A silent film from the Soviet Union is unusual source material for a musical. Although I haven’t seen Abram Room’s 1927 film Bed and Sofa, it’s easy to see why the subject matter caused controversy, with a portrayal of a ménage a trois, abortion (which is still something of a taboo subject in films today) and, according to librettist Laurence Klavan, the question of what a ‘free’ society is. The last point is perhaps less obvious in this re-telling.
This musical adaptation by composer Polly Pen and librettist Laurence Klavan has arrived in London fifteen years after its premiere Off-Broadway, where it received seven Drama Desk nominations. While the cosy Finborough Theatre is an ideal venue for a chamber musical with a domestic setting (a typically lovely Finborough design by David Woodhead, with the musicians on the roof), it’s difficult for director Luke Sheppard to overcome the fact that the show is sustained on one recurring joke (who gets the bed, and who gets the sofa). Although there are a number of interesting themes to explore, they’re suppressed underneath the veneer of whimsy.
The setting is Moscow in 1926, in the midst of a housing shortage. Volodya, a young man with “blonde hair and a sensitive face” arrives in the city to take a job as a newspaper printer (there are some hints of radicalism that are never explored), and finds himself homeless. His old friend Kolya comes to the rescue, offering him the sofa in the cramped apartment he shares with his wife Ludmilla. When Kolya is transferred to Rostov for a few weeks, Volodya and Ludmilla fall in love over a trip to the cinema. Kolya soon learns that his place is now on the sofa, but can’t leave due to the housing shortage. Ludmilla inevitably falls pregnant and rather than being pressurised into having an abortion, she walks out to start a new life, leaving the two men in a state of resigned amusement.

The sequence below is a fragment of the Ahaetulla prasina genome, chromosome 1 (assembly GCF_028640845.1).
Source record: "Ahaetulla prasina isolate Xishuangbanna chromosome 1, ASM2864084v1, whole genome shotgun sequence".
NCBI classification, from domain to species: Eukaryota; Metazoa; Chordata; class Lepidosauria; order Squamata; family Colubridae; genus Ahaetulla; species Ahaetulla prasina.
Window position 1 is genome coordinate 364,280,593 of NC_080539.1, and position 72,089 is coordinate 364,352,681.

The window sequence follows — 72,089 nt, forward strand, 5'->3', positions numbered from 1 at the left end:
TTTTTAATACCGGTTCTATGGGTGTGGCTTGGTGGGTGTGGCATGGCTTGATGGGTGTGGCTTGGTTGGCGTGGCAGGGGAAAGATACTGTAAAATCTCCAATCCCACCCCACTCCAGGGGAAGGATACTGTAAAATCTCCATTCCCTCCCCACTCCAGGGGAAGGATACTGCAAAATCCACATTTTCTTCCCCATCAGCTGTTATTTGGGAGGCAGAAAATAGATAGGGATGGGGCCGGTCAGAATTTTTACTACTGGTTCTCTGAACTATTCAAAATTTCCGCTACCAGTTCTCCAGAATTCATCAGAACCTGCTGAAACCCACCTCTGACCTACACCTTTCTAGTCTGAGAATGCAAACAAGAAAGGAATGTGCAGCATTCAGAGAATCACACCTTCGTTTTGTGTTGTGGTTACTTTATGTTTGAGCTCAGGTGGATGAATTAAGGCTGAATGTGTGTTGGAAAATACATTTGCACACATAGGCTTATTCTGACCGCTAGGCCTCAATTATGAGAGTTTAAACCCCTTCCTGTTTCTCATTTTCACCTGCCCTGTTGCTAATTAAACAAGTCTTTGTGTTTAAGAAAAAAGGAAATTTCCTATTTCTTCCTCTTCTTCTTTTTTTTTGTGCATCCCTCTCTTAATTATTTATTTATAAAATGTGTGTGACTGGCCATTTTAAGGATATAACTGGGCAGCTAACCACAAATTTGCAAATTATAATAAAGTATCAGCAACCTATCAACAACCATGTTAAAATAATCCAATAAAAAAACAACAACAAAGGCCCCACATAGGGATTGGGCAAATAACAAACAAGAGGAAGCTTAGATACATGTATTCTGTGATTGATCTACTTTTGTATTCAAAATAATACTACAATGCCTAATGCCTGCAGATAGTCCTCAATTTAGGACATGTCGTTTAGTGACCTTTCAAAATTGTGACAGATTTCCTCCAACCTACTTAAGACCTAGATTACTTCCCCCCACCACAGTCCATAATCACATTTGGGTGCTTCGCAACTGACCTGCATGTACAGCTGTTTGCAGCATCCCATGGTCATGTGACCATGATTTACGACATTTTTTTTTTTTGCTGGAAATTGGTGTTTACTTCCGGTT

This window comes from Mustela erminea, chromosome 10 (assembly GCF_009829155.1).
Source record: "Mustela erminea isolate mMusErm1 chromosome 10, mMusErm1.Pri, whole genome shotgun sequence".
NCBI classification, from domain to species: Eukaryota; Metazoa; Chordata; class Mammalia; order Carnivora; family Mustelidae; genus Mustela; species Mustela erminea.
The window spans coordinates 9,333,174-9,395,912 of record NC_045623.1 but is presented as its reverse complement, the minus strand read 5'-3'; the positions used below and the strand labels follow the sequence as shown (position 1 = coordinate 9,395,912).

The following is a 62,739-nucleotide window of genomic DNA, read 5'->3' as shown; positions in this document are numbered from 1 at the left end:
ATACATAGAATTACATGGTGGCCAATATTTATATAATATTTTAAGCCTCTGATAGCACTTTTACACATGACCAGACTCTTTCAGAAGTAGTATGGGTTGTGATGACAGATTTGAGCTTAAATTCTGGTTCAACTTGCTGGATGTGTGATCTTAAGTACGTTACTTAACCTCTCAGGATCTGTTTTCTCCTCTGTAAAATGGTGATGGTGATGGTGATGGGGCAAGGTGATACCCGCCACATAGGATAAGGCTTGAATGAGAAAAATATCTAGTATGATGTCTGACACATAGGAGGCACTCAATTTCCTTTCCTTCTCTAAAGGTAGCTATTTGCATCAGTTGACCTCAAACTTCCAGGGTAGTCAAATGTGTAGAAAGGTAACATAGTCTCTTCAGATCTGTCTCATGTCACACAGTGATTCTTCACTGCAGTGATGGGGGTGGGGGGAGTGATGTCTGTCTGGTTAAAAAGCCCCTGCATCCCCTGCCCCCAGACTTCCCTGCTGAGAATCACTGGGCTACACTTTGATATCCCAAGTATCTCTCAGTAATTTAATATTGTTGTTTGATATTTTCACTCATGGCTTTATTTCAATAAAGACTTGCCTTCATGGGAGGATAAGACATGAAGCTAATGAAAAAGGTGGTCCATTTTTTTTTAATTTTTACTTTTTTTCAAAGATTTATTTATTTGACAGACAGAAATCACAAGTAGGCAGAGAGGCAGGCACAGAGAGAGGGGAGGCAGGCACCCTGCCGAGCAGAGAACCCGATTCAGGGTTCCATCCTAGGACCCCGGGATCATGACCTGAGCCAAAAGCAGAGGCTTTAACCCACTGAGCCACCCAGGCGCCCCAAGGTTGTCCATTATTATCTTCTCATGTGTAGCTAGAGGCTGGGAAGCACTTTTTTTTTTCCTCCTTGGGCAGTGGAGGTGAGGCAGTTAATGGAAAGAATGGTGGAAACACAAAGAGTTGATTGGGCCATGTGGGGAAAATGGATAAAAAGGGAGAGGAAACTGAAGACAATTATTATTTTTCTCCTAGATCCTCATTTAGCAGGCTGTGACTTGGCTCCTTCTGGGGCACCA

The transformation of a silent film into a musical is most successful when directly paying homage to the genre, offering some witty pastiches of the music that accompany the films that give Ludmilla so much pleasure (while she is in a version of one herself- how confusingly meta). The ‘Bed and Sofa’ refrain is certainly memorable as it accounts for a large percentage of the text. Taking the place of the title cards is the all-knowing Announcer, sharing various witticisms and tips for harmonious living under the Soviet regime, though I wouldn’t imagine the voice of Communism to have the quintessentially English headmistress-y tones of Penelope Keith.
Kaisa Hammarlund gives a thoughtful performance as the housewife longing for romance and finally independence, while Alastair Parker is bear-like and boorish as the cuckolded roofer Kolya and Alastair Brookshaw is aptly fresh-faced as Volodya. An uncomplicated plot doesn’t have to make for diluted drama. Bed and Sofa doesn’t feel complete because the characters never become anything more than archetypes. There is something charmingly quirky about this piece that could have been distilled into a pithy twenty-minute sketch. Stretched out over nearly an hour and a half, however, the joke wears very thin indeed.